Whether we are just starting out on living a Simple Life, or are well into the journey, we still need to know what direction we want to go next. That’s when you need to set goals for your Simple Life Journey.
Setting goals may sound complicated, but they really aren’t. They do, however, take time and thought to get them written down.
Having them in place will help to keep you focused and allow you to see your progress.
Types of Goals to Set for a Simple Life
Long before you begin to set goals for your Simple Life journey, you need to know how to define what that means to you. It is through this definition you will know how you want your Simple Life to look like, what direction you want to go, and when you can accomplish each step.
If you aren’t sure how to create a definition for your Simple Life, you can listen in at the Living a Simple Life from a Back Porch View podcast here:
Once you have your definition in place, then use that to help you set goals for your Simple Life journey.
Some goals you may set are:
- Becoming a stay-at-home Homemaker
- Getting set up with a Cleaning Schedule
- Starting a Garden
- Slowing Down/Saving Time
- Gaining Control of your Finances
- Learning a new craft
- Changing Employment
- Living Frugally
- Baking and Cooking from Scratch
- Creating ‘Make Your Own’ (cleaning/bath products, baking/spice mixes, etc.)
These are only a few things you may want to incorporate when you set goals for your Simple Life journey. But for each one, you need to know how to get started. That’s where making goals comes into play.
Keep in mind – you may already have either tried some of the things on your list, or already do them. In that case, you may want to set a goal to improve your skills or take them to the next level. Having a goal in place for that still helps.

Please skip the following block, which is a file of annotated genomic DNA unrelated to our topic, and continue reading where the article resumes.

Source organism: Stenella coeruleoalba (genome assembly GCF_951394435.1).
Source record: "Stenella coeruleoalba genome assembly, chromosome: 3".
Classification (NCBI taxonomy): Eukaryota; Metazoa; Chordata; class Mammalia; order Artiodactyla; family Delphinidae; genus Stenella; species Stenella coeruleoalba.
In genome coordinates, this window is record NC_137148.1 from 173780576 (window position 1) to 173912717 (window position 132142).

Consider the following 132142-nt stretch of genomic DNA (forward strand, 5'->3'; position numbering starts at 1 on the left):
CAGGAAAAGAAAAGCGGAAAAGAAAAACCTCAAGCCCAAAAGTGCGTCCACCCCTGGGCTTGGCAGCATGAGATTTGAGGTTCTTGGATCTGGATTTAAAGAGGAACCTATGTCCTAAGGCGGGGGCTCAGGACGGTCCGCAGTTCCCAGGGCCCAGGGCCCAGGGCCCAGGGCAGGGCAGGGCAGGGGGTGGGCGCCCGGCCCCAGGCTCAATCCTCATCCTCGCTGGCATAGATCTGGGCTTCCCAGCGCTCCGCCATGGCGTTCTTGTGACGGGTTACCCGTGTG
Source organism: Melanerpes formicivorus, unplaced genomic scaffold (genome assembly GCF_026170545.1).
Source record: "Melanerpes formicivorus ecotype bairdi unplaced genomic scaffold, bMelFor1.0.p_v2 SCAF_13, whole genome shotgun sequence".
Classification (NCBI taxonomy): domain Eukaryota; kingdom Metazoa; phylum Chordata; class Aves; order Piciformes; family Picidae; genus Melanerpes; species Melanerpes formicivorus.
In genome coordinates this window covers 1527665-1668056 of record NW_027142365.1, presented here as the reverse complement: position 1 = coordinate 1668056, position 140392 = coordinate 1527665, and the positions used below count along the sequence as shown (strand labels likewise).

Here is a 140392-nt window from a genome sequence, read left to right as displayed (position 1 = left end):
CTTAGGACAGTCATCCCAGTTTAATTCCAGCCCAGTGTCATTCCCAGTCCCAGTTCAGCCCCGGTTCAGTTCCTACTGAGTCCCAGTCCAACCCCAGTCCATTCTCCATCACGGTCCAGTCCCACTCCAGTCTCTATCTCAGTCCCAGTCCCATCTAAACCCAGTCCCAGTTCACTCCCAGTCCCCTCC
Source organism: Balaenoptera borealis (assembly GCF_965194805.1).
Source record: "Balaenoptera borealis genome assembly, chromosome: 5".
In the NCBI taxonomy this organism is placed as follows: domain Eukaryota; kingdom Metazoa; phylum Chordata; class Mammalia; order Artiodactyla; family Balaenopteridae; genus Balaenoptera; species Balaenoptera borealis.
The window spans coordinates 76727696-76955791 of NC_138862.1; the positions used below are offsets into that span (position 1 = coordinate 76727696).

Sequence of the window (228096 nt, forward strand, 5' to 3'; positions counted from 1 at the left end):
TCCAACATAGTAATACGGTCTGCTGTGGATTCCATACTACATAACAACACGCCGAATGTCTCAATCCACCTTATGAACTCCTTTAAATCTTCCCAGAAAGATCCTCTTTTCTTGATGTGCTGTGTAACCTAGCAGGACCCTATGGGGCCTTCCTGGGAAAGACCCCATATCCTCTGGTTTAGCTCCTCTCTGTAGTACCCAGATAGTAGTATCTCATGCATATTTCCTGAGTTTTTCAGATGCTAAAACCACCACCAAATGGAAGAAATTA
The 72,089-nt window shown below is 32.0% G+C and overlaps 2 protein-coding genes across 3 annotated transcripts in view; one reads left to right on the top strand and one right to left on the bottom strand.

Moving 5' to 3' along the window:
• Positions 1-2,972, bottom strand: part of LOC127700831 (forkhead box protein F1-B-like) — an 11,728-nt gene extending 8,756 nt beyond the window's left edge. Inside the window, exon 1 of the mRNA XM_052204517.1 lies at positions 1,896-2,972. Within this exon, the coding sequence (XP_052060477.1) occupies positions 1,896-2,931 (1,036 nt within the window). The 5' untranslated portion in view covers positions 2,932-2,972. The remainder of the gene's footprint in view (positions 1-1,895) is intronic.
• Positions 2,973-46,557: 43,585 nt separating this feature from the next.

Notes to Help You Set Goals for your Simple Life Journey
When you set goals for your Simple Life journey, make sure you make them as clear and specific as possible. Don’t just say you want to learn how to garden. Instead, list the ‘why’ (to provide fresh food for my family; preserve the excess; share with others), and the ‘what’ (beans, carrots, corn, squash, tomatoes).
To help you, I am including an example below of how to set up your goal worksheets, using a goal of gardening. Keep in mind, your goal entries may differ, but this may help you to get started.
If you keep a Simple Life Notebook, include a Goals tab. Create a Goals worksheet for each goal you want to make and keep it in this section.
When it is time to work on a specific goal, take it out and put it somewhere you can see it every day, such as on the refrigerator or a bulletin board. Each week, look over the goal or goals you are working on. Make notations in your planner or on your calendar as to which Action Step you will work on that week.
Each day, review your worksheets and check off any Action Steps you have completed. Be sure to check the Incentive/Rewards section and choose one! When you have completed the overall goal, take it off the refrigerator and place it back in your Simple Life notebook. Then, take the next one out and get started on it!
Example 1: Goal Worksheet
Example 2: Budget Sheet
How to Structure your Goals
Goals are divided into seven sections, starting out broad, and then narrowing it down.
Your main goal needs to be written at the top on each page. Some goals are usually specific (Free up 3 Hours a Month for Family Time). Others can be rather broad. If it is, narrow it down. Instead of ‘Grow a Garden’ make your goal ‘Start a Vegetable Garden’ or ‘Start a Flower Garden for Craft Purposes’.
The deadline is the date by which you want to accomplish your goals. In the example, I simply used ‘Spring, 2022’. Since this is usually one of my goals each year, I simply add the season, due to the heavy rains we receive starting in March.
Ordinarily, a general rule of thumb is to plant on or after Good Friday, when all chances of frost have past. However, there are some years we can start planting as early as March 1st. Since I have no way of putting in a specific date, this is one time I allow myself some leeway.
Other goals may have a more specific date. If you want to free up your calendar to find an additional 3 hours a month to spend with family, you will pick a firmer deadline, to encourage you to eliminate any unnecessary commitments you have already made.